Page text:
In North Haven, Blight Complaint Turns Into Media Uproar Over A Bunny [VIDEO]

What began as a neighbor’s blight complaint has escalated into a frenzy over a child’s pet rabbit.

The Lidsky family was busily preparing for a camping trip on Thursday evening but they were constantly being distracted.

The television in the living room of their of 53 Susan Lane home was paused to the WTNH six o’clock news broadcast about 7-year-old Kayden Lidsky’s pet rabbit; the town of North Haven recently sent her father Josh Lidsky a cease-and-desist letter, stating that town zoning regulations prohibit owning rabbits on a property of the Lidskys’ size.

Josh Lidsky’s cell phone rang at least twice in an hour, calls from sympathetic residents with offers to house the rabbit if they are forced to give it up. His wife Laura Lidsky said at least a dozen similar calls had come in already. An online petition has garnered almost 2,000 signatures in support of the bunny.

The rabbit in question is a 3-year-old Flemish Giant named Sandy. Although the Lidskys have owned rabbits before, they never researched North Haven’s zoning policies on rabbit ownership.

“We’d never think to do that,” said Laura Lidsky. “I’ve had rabbits all my life.”

Earlier on Thursday, First Selectman Michael Freda fielded calls and visits from reporters after this story broke on WTNH. He contends the rabbit issue stemmed from complaints from neighbors about the visible rabbit cage. The town deemed the structure a blight and issued a citation.

“We’re not trying to take the rabbit away from the child,” Freda said. “Residents were disgusted.”

Freda said that the Lidskys can request a variance to legally override the regulation through the Zoning Board of Appeals. Town zoning regulation states: “No livestock, rabbits … may be kept on any lot of less than two (2) acres.” The Lidskys’ property is a little over half an acre.

What do you think about this situation? Should the bunny be allowed to stay? Tell us in the comments.

Other complaints against Josh Lidsky include alleged unpaid permit fees and owed back taxes.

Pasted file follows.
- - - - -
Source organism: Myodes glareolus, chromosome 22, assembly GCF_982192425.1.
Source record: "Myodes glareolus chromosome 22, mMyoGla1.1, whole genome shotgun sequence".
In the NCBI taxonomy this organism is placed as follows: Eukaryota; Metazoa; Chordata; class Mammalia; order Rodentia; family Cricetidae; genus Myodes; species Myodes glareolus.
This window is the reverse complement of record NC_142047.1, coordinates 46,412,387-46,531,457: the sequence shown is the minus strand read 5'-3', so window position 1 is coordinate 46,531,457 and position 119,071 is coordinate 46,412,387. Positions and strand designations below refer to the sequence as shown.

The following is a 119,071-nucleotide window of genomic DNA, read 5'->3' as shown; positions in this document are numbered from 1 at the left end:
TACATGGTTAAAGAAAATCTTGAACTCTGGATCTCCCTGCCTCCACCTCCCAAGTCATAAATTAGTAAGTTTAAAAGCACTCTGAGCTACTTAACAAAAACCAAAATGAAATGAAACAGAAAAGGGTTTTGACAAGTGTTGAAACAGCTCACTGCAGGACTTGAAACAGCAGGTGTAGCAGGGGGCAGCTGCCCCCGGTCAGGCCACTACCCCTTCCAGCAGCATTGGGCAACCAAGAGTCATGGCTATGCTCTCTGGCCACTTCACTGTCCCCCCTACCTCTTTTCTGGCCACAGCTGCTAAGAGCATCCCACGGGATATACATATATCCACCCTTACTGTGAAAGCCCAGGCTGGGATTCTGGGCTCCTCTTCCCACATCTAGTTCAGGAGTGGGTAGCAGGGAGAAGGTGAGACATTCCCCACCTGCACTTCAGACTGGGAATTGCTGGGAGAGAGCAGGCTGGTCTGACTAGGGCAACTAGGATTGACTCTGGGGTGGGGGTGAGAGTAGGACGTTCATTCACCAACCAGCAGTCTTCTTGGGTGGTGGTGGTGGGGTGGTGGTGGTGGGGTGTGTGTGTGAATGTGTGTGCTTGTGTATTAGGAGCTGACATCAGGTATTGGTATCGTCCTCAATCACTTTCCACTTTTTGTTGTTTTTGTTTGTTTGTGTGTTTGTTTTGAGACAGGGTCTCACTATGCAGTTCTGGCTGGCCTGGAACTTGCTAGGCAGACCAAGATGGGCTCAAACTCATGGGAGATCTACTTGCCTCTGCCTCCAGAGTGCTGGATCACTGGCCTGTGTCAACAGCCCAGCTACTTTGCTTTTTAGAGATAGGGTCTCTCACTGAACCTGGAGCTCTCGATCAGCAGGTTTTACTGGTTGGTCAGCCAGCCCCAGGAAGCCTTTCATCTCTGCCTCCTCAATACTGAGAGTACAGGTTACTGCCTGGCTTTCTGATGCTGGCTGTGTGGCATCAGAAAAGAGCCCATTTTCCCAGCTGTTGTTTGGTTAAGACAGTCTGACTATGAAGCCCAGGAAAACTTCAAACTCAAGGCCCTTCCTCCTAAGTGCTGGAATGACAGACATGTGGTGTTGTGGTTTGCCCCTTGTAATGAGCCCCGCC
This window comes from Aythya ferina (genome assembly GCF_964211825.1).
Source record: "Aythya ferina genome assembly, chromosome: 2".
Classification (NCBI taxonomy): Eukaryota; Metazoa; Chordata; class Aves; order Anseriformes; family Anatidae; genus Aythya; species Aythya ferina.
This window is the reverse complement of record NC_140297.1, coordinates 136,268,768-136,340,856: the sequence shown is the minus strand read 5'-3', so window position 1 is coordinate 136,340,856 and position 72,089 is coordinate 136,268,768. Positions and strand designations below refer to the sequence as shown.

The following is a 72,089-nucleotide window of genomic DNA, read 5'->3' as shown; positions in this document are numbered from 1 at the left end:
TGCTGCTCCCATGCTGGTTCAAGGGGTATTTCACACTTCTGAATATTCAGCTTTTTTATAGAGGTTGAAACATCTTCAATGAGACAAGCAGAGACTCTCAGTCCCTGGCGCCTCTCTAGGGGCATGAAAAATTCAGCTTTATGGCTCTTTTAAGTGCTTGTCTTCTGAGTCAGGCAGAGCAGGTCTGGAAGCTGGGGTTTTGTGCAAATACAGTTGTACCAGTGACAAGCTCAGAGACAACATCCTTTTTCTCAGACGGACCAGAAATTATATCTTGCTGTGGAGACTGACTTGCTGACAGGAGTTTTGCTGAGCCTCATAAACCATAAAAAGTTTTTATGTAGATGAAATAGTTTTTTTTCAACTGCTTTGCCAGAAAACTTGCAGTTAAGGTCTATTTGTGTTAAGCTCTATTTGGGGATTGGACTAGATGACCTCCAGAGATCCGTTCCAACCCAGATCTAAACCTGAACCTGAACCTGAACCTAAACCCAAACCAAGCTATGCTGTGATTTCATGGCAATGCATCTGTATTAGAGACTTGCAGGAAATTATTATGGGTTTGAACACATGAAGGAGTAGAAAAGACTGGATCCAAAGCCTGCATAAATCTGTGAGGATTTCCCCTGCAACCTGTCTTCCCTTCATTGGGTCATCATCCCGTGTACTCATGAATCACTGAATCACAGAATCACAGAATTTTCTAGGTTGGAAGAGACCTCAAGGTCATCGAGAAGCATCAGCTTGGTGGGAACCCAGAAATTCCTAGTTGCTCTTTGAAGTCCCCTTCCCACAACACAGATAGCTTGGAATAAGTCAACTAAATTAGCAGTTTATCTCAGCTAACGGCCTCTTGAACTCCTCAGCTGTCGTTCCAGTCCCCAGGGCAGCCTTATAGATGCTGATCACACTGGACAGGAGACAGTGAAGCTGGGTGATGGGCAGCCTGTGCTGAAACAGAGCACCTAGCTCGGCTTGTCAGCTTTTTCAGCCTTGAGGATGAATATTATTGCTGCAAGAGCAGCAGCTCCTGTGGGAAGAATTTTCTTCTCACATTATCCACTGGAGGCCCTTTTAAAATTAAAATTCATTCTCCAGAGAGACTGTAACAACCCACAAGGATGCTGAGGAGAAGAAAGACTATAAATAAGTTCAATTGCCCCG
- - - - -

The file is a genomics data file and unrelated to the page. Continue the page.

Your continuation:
Trouble began in March with a complaint about an unfinished overhang on the south side of the house. Josh Lidsky said he intends to finish the construction project, which would create an indoor patio that does not increase the footprint of the house.

“We are totally in agreement with the town,” said Laura Lidsky about the blighted overhang. “But they’re trying to make us do it their way,” which she said would cost the Lidskys more money overall.

Josh Lidsky also said financial difficulties prevent him from remedying the problem, which he wanted to avoid saying at public hearings.

“I just didn’t want that aired,” he said.

The rabbit cage became a issue when building inspectors, looking into the overhang complaint, noticed the cage and considered it blight, too.

“There was no formal complaint about the bunny cage,” Josh Lidsky said. “We never expected a letter about our bunny.”

Josh Lidsky disputes the town’s documented interactions with the Lidskys and the property inspection, pointing out what he sees as inconsistencies and contradictions. Throughout 2011, the Lidskys received more than 20 visits from the police and building and zoning officials, but no fines or follow-ups were issued.

“I consider this harassment,” said Josh Lidsky.

According to Josh Lidsky, Freda’s office denied him a conversation with the first selectman.